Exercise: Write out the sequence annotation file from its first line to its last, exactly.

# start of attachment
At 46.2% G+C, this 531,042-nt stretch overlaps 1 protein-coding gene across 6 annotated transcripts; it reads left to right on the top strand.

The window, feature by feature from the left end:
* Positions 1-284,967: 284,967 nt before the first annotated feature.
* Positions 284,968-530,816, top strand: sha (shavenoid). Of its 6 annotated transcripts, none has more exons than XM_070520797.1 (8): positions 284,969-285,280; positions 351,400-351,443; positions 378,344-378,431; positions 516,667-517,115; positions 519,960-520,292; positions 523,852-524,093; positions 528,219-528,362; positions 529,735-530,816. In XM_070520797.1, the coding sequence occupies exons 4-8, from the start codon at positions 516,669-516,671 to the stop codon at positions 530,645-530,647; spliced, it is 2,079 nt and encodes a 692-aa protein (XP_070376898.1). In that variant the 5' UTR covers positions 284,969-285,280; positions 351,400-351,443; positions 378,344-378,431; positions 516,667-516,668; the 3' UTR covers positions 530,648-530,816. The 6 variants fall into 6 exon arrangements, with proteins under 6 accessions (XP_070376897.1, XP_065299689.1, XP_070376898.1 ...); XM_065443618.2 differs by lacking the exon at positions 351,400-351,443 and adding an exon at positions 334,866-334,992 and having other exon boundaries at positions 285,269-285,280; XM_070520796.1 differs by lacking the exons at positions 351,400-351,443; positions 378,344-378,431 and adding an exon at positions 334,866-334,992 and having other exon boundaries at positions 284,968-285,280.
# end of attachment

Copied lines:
At 46.2% G+C, this 531,042-nt stretch overlaps 1 protein-coding gene across 6 annotated transcripts; it reads left to right on the top strand.

The window, feature by feature from the left end:
* Positions 1-284,967: 284,967 nt before the first annotated feature.
* Positions 284,968-530,816, top strand: sha (shavenoid). Of its 6 annotated transcripts, none has more exons than XM_070520797.1 (8): positions 284,969-285,280; positions 351,400-351,443; positions 378,344-378,431; positions 516,667-517,115; positions 519,960-520,292; positions 523,852-524,093; positions 528,219-528,362; positions 529,735-530,816. In XM_070520797.1, the coding sequence occupies exons 4-8, from the start codon at positions 516,669-516,671 to the stop codon at positions 530,645-530,647; spliced, it is 2,079 nt and encodes a 692-aa protein (XP_070376898.1). In that variant the 5' UTR covers positions 284,969-285,280; positions 351,400-351,443; positions 378,344-378,431; positions 516,667-516,668; the 3' UTR covers positions 530,648-530,816. The 6 variants fall into 6 exon arrangements, with proteins under 6 accessions (XP_070376897.1, XP_065299689.1, XP_070376898.1 ...); XM_065443618.2 differs by lacking the exon at positions 351,400-351,443 and adding an exon at positions 334,866-334,992 and having other exon boundaries at positions 285,269-285,280; XM_070520796.1 differs by lacking the exons at positions 351,400-351,443; positions 378,344-378,431 and adding an exon at positions 334,866-334,992 and having other exon boundaries at positions 284,968-285,280.